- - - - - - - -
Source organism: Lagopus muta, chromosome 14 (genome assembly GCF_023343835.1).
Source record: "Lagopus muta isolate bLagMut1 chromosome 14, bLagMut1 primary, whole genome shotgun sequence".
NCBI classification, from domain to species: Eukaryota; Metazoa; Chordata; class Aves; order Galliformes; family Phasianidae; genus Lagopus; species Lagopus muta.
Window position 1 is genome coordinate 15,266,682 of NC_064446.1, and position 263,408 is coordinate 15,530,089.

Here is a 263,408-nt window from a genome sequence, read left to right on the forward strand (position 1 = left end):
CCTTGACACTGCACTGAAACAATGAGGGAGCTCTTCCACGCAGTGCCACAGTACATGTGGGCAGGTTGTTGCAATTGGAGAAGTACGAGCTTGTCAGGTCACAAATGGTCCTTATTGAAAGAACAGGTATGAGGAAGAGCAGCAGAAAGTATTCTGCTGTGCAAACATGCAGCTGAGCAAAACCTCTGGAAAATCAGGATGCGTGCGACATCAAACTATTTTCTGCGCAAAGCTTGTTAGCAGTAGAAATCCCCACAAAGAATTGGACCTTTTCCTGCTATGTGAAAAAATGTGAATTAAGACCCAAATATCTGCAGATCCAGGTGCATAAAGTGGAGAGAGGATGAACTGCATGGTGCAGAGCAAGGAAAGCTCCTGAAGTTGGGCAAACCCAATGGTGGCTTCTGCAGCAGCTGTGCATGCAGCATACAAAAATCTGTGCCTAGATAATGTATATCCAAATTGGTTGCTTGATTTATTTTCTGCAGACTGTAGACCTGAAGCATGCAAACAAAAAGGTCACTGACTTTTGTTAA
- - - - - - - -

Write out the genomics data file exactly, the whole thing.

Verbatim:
Source organism: Lagopus muta, chromosome 14 (genome assembly GCF_023343835.1).
Source record: "Lagopus muta isolate bLagMut1 chromosome 14, bLagMut1 primary, whole genome shotgun sequence".
NCBI classification, from domain to species: Eukaryota; Metazoa; Chordata; class Aves; order Galliformes; family Phasianidae; genus Lagopus; species Lagopus muta.
Window position 1 is genome coordinate 15,266,682 of NC_064446.1, and position 263,408 is coordinate 15,530,089.

Here is a 263,408-nt window from a genome sequence, read left to right on the forward strand (position 1 = left end):
CCTTGACACTGCACTGAAACAATGAGGGAGCTCTTCCACGCAGTGCCACAGTACATGTGGGCAGGTTGTTGCAATTGGAGAAGTACGAGCTTGTCAGGTCACAAATGGTCCTTATTGAAAGAACAGGTATGAGGAAGAGCAGCAGAAAGTATTCTGCTGTGCAAACATGCAGCTGAGCAAAACCTCTGGAAAATCAGGATGCGTGCGACATCAAACTATTTTCTGCGCAAAGCTTGTTAGCAGTAGAAATCCCCACAAAGAATTGGACCTTTTCCTGCTATGTGAAAAAATGTGAATTAAGACCCAAATATCTGCAGATCCAGGTGCATAAAGTGGAGAGAGGATGAACTGCATGGTGCAGAGCAAGGAAAGCTCCTGAAGTTGGGCAAACCCAATGGTGGCTTCTGCAGCAGCTGTGCATGCAGCATACAAAAATCTGTGCCTAGATAATGTATATCCAAATTGGTTGCTTGATTTATTTTCTGCAGACTGTAGACCTGAAGCATGCAAACAAAAAGGTCACTGACTTTTGTTAA